Back in 2000, when I was working at Disney World as a Network Design Specialist, all disney.com e-mail accounts ran on two e-mail servers affectionately known and Pain and Panic (named after the shape-shifting imps from Disney’s Hercules movie). Little did I know that those names were about to become all too real.
My biggest design project at disney involved replacing the network that interconnected the different theme parks (Magic Kingdom, Epcot, Animal Kingdom, and the Studios), along with some of the Disney resorts. At the beginning of the project, those locations were interconnected via FastEthernet (i.e. 100 Mbps) links, and when you looked at the physical topology superimposed on a map of the Disney World property, it looked like a smile, resulting in it being called SmileNet.
What I had to do was design a network with new Cisco Catalyst switches using Gigabit Ethernet (i.e. 1 Gbps) links. Redundancy was key in the design, meaning that...
Anyone that knows my family and me, knows that we are huge fans of all things Disney. Besides just being a guest at various Disney destinations, I was privileged to be a cast member for the Walt Disney Resorts in Florida. No, I wasn’t an on-stage performer. I was one of five Network Designers. However, Walt Disney saw everything in his park as a show, and as part of the show, employees were to be called “cast members.”
The Walt Disney World (WDW) network was made up of over 500 Cisco routers (counting Route Switch Modules (RSMs) in some of the multilayer switches), and thousands of Cisco Catalyst switches. When I was there, they had about 56,000 cast members, and they were the largest single-site employer in North America.
Recently, my family and I took another trip to WDW. During our stay, it occurred to me that much of what I know about Cisco networking, management, and entrepreneurship was learned from Disney. Some principles I learned during my...
Happy New Year!
If one of your goals for 2015 is to earn your CCNP R/S certification, you might want to check out a new video I did.
The video discusses the theory of GLBP, a First Hop Redundancy Protocol (FHRP) that’s much more than just an FHRP.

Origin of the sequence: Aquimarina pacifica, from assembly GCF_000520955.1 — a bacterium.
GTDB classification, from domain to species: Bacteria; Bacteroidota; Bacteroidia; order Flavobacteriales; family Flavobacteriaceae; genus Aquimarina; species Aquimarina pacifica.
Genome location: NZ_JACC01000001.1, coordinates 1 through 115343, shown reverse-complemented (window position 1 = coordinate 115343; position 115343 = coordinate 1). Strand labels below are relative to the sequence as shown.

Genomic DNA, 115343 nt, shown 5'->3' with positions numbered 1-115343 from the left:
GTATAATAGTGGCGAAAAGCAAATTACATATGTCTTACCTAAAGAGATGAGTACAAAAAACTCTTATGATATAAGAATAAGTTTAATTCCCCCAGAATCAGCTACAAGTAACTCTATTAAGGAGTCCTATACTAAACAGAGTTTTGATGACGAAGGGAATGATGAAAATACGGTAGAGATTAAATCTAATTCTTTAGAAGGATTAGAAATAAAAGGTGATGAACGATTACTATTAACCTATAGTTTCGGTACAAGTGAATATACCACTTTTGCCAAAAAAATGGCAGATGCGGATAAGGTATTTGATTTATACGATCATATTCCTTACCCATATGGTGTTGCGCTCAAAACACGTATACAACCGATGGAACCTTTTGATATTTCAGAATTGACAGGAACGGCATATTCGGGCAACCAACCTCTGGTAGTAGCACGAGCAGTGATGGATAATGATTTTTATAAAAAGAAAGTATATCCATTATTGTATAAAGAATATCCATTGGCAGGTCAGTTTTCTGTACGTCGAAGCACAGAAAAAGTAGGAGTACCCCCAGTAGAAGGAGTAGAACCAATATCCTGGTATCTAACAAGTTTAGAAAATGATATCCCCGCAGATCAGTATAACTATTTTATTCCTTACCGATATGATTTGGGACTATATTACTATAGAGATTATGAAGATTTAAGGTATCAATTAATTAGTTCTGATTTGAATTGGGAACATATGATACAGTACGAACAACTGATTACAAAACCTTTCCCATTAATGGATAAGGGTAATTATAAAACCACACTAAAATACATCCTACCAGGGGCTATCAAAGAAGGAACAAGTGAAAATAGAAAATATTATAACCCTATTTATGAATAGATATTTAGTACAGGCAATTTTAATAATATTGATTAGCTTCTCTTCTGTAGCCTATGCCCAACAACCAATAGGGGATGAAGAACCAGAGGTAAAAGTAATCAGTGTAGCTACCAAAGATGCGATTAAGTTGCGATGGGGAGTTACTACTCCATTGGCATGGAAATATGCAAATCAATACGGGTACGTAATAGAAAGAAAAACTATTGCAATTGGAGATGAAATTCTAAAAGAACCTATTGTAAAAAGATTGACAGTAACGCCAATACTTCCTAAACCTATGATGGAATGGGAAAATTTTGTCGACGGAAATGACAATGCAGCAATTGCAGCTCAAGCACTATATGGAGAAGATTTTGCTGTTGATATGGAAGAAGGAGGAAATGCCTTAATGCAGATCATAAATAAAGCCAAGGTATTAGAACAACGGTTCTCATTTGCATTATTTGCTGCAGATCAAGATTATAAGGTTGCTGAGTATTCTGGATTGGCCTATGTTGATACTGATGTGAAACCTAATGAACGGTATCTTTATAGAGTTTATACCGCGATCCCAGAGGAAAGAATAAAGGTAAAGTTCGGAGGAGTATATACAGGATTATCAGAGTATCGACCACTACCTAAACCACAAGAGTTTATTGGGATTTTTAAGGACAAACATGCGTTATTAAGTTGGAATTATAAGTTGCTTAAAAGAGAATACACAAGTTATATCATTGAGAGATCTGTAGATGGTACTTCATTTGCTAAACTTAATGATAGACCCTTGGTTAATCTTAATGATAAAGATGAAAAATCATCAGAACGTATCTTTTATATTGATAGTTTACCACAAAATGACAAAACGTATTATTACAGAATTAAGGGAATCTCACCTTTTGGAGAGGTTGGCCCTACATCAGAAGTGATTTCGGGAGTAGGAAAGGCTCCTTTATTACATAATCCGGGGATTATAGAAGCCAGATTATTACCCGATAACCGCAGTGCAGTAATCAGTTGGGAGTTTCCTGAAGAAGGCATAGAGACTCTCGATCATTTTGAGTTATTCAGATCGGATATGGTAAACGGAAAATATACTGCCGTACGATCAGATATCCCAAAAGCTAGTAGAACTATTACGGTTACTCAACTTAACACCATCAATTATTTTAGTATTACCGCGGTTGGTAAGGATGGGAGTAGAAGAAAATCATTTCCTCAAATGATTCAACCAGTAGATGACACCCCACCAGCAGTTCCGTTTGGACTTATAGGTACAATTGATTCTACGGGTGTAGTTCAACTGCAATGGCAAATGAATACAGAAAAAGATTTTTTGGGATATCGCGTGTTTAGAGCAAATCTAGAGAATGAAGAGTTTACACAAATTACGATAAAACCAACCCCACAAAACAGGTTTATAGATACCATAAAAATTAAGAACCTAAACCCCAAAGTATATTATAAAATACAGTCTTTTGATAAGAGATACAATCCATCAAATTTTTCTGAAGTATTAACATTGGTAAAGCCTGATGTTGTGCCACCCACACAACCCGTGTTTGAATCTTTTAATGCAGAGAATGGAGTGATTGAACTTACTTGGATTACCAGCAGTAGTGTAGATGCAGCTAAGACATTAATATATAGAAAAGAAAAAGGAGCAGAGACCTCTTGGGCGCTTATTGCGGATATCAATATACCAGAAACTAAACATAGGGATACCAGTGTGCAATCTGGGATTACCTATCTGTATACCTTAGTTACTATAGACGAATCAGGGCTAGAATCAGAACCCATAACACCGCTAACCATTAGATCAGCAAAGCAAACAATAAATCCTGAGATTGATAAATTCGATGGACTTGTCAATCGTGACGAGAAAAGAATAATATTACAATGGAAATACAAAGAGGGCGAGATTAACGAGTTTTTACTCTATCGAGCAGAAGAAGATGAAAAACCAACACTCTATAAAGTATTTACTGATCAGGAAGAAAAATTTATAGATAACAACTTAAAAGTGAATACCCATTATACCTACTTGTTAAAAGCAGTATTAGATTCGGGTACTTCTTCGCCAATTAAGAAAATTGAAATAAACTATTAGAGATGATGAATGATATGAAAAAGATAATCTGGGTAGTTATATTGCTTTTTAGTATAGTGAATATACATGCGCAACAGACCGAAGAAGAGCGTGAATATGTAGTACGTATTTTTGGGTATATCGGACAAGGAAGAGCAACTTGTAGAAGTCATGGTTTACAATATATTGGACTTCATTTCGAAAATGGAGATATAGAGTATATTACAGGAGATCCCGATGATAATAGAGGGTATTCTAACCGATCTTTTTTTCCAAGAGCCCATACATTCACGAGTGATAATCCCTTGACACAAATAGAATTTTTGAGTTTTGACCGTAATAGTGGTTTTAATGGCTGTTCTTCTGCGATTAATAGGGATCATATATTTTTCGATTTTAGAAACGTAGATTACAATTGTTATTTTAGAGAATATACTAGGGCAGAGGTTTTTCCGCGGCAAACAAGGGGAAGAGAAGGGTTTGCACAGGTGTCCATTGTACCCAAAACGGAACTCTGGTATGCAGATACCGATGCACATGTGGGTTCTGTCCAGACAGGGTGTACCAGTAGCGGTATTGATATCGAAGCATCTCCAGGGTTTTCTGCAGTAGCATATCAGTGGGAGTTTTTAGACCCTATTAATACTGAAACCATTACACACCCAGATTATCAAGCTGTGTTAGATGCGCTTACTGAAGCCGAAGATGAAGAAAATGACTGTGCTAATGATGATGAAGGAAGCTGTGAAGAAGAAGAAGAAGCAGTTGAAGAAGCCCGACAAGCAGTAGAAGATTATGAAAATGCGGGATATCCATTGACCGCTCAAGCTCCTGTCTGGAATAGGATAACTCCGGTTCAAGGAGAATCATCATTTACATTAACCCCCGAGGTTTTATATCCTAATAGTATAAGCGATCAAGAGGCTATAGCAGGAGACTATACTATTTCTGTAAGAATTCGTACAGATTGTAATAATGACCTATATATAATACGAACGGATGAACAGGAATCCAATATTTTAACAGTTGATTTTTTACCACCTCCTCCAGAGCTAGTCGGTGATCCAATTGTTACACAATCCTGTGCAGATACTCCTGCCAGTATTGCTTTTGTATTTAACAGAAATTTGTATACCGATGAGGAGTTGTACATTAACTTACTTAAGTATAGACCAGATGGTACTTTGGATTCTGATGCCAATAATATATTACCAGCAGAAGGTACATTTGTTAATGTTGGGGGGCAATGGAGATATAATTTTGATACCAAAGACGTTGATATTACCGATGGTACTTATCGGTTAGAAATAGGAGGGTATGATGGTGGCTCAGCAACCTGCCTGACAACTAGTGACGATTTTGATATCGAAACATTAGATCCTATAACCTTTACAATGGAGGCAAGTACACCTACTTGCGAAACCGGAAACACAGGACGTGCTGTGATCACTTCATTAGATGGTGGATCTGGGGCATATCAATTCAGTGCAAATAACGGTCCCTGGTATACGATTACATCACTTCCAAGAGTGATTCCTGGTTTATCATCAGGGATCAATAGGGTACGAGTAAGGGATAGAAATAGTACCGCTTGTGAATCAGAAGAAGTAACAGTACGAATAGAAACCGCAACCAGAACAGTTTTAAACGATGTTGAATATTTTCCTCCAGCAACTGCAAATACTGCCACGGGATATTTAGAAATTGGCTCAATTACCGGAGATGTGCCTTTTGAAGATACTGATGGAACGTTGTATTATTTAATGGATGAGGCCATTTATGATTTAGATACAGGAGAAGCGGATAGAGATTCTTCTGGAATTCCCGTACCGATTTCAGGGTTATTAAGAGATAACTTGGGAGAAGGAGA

The video is one of the videos in my new SWITCH (300-115) Complete Video Course available for pre-order from Cisco Press.
You get pre-order the video course here: http://kwtrain.com/switchcourse
I hope you enjoy the video and that you make 2015 your best year yet.
Take good care,
Kevin Wallace, CCIEx2 (R/S and Collaboration) #7945, CCSI 20061
For years, the debate has raged about which is better. Is it better to focus on getting certifications or to earn a college-degree? Excellent points are to be made on each side of the argument. This is the type of question I hear frequently, and I wanted share my thoughts. Now, the next time somebody asks me this question, I can point them to this blog post ;-)
Let me begin by saying that I’m a big fan of academia. I worked at a university (as the Network Manager) for about eleven years. My bachelor’s degree is in Electrical Engineering (BSEE), and I earned about 30 credit hours towards a Masters of Business Administration (MBA) degree. My oldest daughter just finished up her first semester of college. My other daughter is a senior in high school and has already been accepted to the university she wants to attend. My wife and I started a college fund for each of them when they were born, and it feels like we’ve reached a major...
You’ve got a massive Cisco Press library; you’ve bookmarked key websites; and you’ve even subscribed to my blog :) Hopefully, you are super disciplined, and you’ve carved out dedicated chunks of time for study and labbing.
The bad news is, not everyone falls into that category. Some Cisco certification candidates have the resources, but they are so overwhelmed at the magnitude of the task of preparing for an exam, they put it off. They say, “I need to make time for that.” Have you ever been there? I have. So, what’s the answer?
There are lots of time management techniques out there, and a lot of experts who argue time is something that cannot be managed. I’ll not enter into that debate here. Instead, I want to give you a little trick I picked up somewhere in my reading.
This little study “hack” can help you overcome that initial inertia. In fact, I’m using it right now as I write this blog post. So what is it?